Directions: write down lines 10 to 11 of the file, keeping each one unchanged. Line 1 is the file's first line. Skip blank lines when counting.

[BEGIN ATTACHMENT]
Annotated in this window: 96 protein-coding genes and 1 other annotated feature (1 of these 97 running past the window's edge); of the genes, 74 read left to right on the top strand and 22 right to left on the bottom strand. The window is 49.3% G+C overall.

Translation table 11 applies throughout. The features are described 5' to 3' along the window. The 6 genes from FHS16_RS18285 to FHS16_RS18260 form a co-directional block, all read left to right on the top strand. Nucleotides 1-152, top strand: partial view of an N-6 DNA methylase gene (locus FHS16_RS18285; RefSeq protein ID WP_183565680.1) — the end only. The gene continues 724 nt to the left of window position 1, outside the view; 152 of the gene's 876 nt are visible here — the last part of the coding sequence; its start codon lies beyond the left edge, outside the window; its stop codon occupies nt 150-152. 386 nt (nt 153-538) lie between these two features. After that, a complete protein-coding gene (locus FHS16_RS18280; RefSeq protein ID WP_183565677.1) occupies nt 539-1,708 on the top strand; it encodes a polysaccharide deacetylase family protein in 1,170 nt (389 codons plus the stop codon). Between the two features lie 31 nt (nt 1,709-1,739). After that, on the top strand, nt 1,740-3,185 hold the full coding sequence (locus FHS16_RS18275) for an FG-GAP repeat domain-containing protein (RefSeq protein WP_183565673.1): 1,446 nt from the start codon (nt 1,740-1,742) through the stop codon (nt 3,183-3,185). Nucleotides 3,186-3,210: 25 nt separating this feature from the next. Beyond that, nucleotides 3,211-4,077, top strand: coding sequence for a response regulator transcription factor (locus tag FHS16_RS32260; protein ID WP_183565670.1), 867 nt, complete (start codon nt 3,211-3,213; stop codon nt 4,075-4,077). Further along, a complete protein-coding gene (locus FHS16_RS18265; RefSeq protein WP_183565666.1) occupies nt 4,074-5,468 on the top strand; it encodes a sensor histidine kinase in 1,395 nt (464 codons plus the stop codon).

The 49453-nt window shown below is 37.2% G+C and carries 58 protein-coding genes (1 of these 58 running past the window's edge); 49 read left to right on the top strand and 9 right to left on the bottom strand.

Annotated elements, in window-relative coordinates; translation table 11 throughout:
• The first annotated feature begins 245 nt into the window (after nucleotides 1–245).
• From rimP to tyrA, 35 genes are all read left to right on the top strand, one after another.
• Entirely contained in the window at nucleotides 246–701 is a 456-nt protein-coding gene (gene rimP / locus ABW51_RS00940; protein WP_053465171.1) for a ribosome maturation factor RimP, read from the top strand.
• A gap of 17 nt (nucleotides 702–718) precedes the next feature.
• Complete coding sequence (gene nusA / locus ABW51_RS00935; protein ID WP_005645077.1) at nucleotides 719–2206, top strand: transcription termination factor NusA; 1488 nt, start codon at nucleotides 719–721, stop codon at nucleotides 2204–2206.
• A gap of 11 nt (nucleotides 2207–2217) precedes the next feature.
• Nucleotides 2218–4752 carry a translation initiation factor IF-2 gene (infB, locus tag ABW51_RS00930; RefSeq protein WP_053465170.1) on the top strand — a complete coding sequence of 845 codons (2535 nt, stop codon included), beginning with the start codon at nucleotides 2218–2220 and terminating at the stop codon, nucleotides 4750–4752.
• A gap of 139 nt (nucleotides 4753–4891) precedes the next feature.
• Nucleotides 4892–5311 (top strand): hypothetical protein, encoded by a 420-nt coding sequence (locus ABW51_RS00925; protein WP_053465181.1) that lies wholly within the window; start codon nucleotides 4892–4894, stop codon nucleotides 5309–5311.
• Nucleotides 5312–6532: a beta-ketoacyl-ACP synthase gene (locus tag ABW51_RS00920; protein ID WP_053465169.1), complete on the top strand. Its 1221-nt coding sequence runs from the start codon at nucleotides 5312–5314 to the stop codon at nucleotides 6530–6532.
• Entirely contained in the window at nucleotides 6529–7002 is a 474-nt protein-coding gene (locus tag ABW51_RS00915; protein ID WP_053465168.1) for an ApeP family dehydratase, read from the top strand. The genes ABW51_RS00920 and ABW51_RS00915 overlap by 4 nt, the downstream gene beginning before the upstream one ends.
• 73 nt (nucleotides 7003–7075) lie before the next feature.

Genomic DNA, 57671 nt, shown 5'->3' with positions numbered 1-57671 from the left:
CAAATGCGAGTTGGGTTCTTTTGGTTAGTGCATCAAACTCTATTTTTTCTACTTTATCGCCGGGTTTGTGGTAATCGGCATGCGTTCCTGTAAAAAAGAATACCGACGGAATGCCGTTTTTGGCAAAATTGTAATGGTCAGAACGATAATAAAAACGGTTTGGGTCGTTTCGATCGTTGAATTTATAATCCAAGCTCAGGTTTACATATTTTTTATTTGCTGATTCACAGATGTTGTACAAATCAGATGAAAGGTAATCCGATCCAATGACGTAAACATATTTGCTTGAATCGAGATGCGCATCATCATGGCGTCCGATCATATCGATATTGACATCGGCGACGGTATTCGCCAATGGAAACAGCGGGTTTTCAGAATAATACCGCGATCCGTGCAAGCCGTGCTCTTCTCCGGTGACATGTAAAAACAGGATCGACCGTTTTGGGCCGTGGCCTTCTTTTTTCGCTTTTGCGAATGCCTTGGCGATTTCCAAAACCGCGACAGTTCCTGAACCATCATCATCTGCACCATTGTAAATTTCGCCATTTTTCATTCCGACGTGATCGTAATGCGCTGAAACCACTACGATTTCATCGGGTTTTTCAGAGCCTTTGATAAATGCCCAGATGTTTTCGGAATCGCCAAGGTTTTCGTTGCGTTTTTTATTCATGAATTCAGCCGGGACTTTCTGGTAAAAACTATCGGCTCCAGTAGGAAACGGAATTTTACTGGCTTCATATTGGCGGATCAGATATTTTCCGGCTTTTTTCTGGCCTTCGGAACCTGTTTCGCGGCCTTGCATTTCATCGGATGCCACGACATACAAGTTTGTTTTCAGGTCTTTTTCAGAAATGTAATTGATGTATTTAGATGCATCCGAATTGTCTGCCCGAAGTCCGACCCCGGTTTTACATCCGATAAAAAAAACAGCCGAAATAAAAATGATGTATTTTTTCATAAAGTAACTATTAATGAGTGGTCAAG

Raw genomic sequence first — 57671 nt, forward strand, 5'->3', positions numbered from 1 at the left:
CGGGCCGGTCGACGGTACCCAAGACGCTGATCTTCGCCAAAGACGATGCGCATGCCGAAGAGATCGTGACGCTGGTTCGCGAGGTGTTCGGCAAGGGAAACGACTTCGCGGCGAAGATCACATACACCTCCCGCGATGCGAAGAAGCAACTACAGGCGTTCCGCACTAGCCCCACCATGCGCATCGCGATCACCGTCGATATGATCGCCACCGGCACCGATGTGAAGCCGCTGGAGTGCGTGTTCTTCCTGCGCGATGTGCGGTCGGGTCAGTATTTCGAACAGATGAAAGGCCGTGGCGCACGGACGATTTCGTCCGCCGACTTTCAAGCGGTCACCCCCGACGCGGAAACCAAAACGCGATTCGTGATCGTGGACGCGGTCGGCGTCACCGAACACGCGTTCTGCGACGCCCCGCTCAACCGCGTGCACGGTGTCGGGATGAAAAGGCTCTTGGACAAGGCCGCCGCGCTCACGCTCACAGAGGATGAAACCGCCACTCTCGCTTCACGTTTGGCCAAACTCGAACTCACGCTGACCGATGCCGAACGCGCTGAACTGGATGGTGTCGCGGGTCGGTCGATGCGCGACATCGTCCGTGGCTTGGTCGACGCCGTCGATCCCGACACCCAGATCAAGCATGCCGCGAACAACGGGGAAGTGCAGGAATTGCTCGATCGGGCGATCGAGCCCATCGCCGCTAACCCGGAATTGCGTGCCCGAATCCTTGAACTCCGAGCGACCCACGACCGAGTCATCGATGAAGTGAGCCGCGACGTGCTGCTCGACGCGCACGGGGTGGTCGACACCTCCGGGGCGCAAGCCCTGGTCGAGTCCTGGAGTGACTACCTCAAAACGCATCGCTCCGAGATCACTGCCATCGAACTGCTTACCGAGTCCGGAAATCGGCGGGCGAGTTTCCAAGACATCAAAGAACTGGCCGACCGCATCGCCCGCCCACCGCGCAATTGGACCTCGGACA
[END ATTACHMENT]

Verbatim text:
• A gap of 11 nt (nucleotides 2207–2217) precedes the next feature.
• Nucleotides 2218–4752 carry a translation initiation factor IF-2 gene (infB, locus tag ABW51_RS00930; RefSeq protein WP_053465170.1) on the top strand — a complete coding sequence of 845 codons (2535 nt, stop codon included), beginning with the start codon at nucleotides 2218–2220 and terminating at the stop codon, nucleotides 4750–4752.